Independent Student Newspaper Since 1969

The Badger Herald

Independent Student Newspaper Since 1969

The Badger Herald

Independent Student Newspaper Since 1969

The Badger Herald

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Cut Michigan slack, losing could happen here too

With the clock winding down in the fourth quarter and the Badgers trailing UNLV by a point, Wisconsin faced a crucial fourth down inside Rebel territory. A failure to convert the first down would make losing a very real possibility. Fans of the Cardinal and White across the country focused their attention on the expected recipient of the ball, running back P.J. Hill, but I wasn't thinking about the action on the field at Sam Boyd Stadium at all. Instead, my thoughts drifted someplace Badger fans won't see at all this season. I started to think about Ann Arbor, Mich.

Like many other Wisconsin football fans, as well as pretty much everyone not an ardent Michigan fan, I've taken immense pleasure in watching the Wolverines start their season with two embarrassing home loses, putting the Rose Bowl hopefuls in an 0-2 hole to start the year.

I've text messaged taunts to friends at Michigan, laughed out loud at their misfortunes, and spent plenty of time watching the highlights of the losses, but facing a possible defeat at the hands of UNLV, I realized that the suffering occurring right now in Ann Arbor could very well happen at any time in Madison.

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Caught up in the hype surrounding an undefeated season and national championship, Michigan fans learned the hard way that "perfect" is not a word fit to describe football teams and seasons. Michigan’s struggles should be not used as an opportunity to jeer, but rather as an opportunity to learn. After all, it could happen here too.

Even though Hill picked up the first down, setting up Tyler Donovan’s game-winning touchdown, the thought of losing has firmly been planted in my head.

If Michigan, with their Heisman Trophy-candidate running back and preseason No. 5 ranking can go down twice, surely UW is not unbeatable.

With that concept now understood, it becomes clear that the losses and subsequent ridicule that Wolverine fans have been faced with is not something that can be cast aside and avoided; instead it must be expected and accounted for. Actions taken now will affect the ones we will take later.

For example, almost immediately after Appalachian State beat Michigan, I proudly declared I’d be ordering and wearing a Mountaineers shirt to the Wisconsin-Michigan game in attempt to really stick it to the Wolverine fans. Soon though, it became apparent to me that it wasn’t such a good idea, and that in doing so I’d be tempting the fickle and merciless college football karma god to act with vengeance toward me (also, Ohio State fans beat me to the punch). Although losing is not preventable, there’s no need to ask for it to happen.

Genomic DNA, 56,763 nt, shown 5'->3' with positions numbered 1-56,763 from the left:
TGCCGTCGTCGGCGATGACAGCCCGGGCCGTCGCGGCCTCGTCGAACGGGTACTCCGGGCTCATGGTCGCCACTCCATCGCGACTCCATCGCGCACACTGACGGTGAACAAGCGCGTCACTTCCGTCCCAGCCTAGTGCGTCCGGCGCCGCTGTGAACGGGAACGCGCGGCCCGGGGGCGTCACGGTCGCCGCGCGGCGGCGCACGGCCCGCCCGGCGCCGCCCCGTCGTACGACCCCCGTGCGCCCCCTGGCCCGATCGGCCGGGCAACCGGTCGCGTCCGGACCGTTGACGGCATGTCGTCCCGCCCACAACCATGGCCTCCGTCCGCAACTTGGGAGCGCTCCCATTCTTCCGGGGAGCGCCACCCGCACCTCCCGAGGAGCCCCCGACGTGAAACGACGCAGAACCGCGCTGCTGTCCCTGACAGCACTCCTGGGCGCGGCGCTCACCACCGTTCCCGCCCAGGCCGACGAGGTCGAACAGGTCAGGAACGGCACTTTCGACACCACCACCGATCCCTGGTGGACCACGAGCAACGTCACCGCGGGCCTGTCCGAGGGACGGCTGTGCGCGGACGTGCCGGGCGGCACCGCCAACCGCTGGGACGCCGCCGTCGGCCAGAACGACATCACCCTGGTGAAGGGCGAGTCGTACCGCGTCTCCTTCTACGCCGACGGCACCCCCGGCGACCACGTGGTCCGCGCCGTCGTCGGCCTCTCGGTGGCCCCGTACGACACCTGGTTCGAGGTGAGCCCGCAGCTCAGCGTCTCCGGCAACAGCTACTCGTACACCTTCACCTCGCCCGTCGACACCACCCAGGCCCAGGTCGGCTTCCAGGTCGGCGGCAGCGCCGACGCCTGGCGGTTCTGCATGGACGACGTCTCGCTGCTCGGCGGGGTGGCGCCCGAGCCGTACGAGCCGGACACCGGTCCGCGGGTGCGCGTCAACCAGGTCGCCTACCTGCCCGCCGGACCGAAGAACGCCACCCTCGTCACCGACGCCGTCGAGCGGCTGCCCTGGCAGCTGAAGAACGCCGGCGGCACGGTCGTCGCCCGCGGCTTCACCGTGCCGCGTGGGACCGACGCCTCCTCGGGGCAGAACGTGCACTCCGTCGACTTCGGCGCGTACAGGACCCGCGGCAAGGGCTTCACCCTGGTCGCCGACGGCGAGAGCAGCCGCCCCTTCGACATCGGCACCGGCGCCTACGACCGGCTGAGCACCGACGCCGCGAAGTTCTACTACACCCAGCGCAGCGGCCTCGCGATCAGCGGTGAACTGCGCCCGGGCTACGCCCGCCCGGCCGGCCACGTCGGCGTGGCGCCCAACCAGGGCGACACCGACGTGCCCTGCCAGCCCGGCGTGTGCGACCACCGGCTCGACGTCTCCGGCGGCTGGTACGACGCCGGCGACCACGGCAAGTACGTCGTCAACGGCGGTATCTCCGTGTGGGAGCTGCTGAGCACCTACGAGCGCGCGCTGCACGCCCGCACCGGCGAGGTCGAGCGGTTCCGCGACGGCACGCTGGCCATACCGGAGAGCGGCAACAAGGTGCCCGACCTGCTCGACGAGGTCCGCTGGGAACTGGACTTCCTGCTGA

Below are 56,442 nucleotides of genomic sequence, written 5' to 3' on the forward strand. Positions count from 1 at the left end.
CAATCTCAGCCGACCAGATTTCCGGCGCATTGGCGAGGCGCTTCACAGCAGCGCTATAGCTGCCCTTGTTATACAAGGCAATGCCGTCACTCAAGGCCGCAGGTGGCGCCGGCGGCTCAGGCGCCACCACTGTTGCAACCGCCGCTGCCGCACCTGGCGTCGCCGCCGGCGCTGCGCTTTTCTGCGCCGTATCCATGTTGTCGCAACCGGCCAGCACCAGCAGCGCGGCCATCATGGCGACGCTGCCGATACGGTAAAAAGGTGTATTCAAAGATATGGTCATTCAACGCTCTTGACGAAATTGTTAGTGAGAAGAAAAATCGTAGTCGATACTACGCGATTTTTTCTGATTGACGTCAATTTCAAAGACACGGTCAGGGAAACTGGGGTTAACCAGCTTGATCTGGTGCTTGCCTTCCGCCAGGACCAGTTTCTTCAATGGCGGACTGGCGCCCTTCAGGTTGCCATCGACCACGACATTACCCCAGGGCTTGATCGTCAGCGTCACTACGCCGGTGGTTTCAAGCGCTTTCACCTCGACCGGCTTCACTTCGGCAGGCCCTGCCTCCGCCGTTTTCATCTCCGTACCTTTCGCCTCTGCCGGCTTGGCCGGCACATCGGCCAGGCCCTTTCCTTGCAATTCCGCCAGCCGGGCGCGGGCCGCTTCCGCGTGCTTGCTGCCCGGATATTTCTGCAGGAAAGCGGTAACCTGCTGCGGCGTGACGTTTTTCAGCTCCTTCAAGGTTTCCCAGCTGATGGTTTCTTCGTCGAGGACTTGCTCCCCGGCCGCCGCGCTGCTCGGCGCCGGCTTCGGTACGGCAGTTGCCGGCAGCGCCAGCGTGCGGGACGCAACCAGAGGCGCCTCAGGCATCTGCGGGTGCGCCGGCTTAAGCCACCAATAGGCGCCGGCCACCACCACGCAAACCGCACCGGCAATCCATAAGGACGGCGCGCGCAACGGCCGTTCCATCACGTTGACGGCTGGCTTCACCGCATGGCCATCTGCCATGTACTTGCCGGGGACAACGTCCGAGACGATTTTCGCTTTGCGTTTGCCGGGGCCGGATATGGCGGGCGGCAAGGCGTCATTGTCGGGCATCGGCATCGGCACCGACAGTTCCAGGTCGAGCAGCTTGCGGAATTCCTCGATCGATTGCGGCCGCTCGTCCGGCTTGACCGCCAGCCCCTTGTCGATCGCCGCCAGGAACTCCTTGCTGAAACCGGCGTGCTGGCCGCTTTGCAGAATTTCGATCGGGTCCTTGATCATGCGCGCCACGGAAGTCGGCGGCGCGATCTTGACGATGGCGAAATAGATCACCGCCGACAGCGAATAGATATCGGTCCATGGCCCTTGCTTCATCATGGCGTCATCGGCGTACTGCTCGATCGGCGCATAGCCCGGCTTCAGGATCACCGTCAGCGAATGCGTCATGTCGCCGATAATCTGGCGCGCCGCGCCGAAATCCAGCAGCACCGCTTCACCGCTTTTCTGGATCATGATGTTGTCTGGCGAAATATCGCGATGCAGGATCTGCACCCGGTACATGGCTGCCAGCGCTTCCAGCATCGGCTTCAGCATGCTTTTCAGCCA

So, with a Boy Scout-like attitude of "be prepared," here are some steps fans can take to make an inevitable upset (not necessarily this year, but sometime in the future) a little more bearable.

Don’t take too much pleasure in the defeats of rivals

What goes around comes around. All the voicemails and Facebook messages you thought were so funny at the time won’t seem so amusing when everyone you know piles on you after an upset. Save the trash talk for people who don’t know how to reach you.

Start with low expectations

A way of life traditionally favored by pessimists, expecting the worst may lead to some unnecessary stress at times, but at least when the big loss occurs, you will have already convinced yourself that it was going to happen. Plus, wins become that much sweeter when you’ve convinced yourself a win isn’t in the cards.

Savor the good times

Knowing that things won’t always be so great means that when they are you should enjoy them even more. UW won’t always have a top 10 football team, so live it up now. Also, when tough defeats do happen, it’s the good times that you’ll want to look to for solace.

Find an outlet to channel your anger

Though the popular decision after a tough loss may be to turn directly to alcohol, there are other ways to take out frustration. Health nuts have working out, but I’d suggest finding something defenseless to pummel instead. Try a pillow or a punching bag — definitely something that doesn’t breathe.

Don’t care so much

Contrary to some fans' belief, losing is not the end of the world. Sure it hurts, but if your self-worth is caught up in the outcome of a football game, then you might want to reconsider your priorities. After all, starting quarterbacks probably aren’t losing sleep on how your econ test went, and if they are, the losing might come sooner than we thought.

Mike is a sophomore majoring in journalism. If you’d like to offer another way to cope with losing (that means you, Cubs fans) he can be reached at [email protected].

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